IDEAS home Printed from
   My bibliography  Save this article

Perceived justice and recovery satisfaction: the moderating role of customer-perceived quality


  • Jha Subhash

    () (Indian Institute of Management, Udaipur, India)

  • Balaji M.S.

    (Taylor’s University, Selangor, Malaysia)


Recovery strategies are critical to service providers in their efforts to maintain satisfied and loyal customers. While the existing research shows that recovery satisfaction is a function of customer perception of distributive, procedural and interactional justice, the present study considers an important contextual factor - customer-perceived quality of the service provider in the evaluation of justice dimensions and satisfaction. To test the hypotheses proposed, a survey was carried out in the mobile services context. The findings reveal that customer-perceived quality affects the evaluation of justice dimensions and its outcomes. The findings reveal that while distributive justice enhances recovery satisfaction for low perceived quality services, the procedural justice resulted in greater satisfaction in high perceived quality services. Thus, by understanding the role of customer-perceived quality, service managers can deliver effective recovery strategies thereby enhancing satisfaction and loyalty.

Suggested Citation

  • Jha Subhash & Balaji M.S., 2015. "Perceived justice and recovery satisfaction: the moderating role of customer-perceived quality," Management & Marketing, Sciendo, vol. 10(2), pages 132-147, September.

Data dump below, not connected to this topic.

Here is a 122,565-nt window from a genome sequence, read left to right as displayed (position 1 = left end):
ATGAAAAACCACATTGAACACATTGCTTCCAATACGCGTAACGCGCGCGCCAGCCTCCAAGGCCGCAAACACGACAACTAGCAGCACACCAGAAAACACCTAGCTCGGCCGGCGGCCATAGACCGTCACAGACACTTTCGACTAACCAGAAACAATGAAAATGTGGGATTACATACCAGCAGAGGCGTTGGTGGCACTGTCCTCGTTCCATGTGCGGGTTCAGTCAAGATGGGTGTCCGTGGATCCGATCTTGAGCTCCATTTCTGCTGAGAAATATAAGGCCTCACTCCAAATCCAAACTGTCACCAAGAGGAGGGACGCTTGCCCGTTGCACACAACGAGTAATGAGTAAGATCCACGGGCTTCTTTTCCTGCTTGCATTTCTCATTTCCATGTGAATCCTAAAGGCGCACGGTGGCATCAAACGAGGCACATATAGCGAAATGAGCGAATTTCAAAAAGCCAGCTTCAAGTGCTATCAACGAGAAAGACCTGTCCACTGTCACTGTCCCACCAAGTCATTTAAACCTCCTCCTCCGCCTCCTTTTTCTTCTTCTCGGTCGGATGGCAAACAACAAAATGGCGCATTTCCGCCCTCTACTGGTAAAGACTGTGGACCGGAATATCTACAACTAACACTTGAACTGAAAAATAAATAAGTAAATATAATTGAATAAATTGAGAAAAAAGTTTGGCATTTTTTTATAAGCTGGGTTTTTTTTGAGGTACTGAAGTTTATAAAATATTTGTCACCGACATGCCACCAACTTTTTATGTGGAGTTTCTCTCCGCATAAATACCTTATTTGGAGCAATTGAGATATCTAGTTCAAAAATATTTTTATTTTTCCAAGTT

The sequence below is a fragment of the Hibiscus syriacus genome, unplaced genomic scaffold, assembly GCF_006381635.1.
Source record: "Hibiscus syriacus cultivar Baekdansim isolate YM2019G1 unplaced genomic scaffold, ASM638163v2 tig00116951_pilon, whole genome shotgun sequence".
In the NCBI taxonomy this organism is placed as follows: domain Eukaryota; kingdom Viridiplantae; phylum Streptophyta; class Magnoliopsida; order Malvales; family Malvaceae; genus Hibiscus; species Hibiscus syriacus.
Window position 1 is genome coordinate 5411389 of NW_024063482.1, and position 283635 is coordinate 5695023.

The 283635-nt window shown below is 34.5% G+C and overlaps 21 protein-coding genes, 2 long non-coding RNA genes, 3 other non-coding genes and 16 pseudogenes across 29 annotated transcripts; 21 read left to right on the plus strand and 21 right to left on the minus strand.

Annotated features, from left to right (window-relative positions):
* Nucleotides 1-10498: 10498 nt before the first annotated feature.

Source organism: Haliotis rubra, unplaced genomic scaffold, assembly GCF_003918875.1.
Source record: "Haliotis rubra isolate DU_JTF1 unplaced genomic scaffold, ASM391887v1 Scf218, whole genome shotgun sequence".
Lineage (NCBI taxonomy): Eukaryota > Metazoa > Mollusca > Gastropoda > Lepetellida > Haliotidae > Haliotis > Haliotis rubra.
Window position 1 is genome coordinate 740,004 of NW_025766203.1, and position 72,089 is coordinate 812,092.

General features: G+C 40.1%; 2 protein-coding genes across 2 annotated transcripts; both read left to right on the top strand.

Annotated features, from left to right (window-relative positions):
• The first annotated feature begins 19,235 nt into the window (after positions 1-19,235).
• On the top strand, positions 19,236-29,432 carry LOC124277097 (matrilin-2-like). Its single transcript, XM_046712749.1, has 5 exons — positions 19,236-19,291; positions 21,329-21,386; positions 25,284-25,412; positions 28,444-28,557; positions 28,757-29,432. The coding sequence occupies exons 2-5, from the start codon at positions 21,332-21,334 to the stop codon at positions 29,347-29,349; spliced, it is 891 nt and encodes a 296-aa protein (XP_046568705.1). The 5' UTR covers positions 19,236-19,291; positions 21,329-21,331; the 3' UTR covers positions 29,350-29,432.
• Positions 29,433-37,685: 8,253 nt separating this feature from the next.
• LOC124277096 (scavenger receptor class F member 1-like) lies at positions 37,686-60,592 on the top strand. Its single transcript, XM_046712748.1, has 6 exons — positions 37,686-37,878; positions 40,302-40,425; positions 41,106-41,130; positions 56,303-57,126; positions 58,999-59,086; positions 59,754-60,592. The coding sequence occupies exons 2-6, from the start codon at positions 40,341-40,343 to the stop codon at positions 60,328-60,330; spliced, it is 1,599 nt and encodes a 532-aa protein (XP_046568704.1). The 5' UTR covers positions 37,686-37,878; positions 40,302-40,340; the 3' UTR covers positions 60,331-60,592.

• Handle: RePEc:vrs:manmar:v:10:y:2015:i:2:p:132-147:n:4

    Download full text from publisher

    File URL:
    Download Restriction: no

    References listed on IDEAS

    1. Chebat, Jean-Charles & Slusarczyk, Witold, 2005. "How emotions mediate the effects of perceived justice on loyalty in service recovery situations: an empirical study," Journal of Business Research, Elsevier, vol. 58(5), pages 664-673, May.
    2. Maxham, James III, 2001. "Service recovery's influence on consumer satisfaction, positive word-of-mouth, and purchase intentions," Journal of Business Research, Elsevier, vol. 54(1), pages 11-24, October.
    3. repec:eee:jouret:v:84:y:2008:i:2:p:151-164 is not listed on IDEAS
    Full references (including those not matched with items on IDEAS)

    More about this item


    Access and download statistics


    All material on this site has been provided by the respective publishers and authors. You can help correct errors and omissions. When requesting a correction, please mention this item's handle: RePEc:vrs:manmar:v:10:y:2015:i:2:p:132-147:n:4. See general information about how to correct material in RePEc.

    For technical questions regarding this item, or to correct its authors, title, abstract, bibliographic or download information, contact: (Peter Golla). General contact details of provider: .

    If you have authored this item and are not yet registered with RePEc, we encourage you to do it here. This allows to link your profile to this item. It also allows you to accept potential citations to this item that we are uncertain about.

    If CitEc recognized a reference but did not link an item in RePEc to it, you can help with this form .

    If you know of missing items citing this one, you can help us creating those links by adding the relevant references in the same way as above, for each refering item. If you are a registered author of this item, you may also want to check the "citations" tab in your RePEc Author Service profile, as there may be some citations waiting for confirmation.

    Please note that corrections may take a couple of weeks to filter through the various RePEc services.

    IDEAS is a RePEc service hosted by the Research Division of the Federal Reserve Bank of St. Louis . RePEc uses bibliographic data supplied by the respective publishers.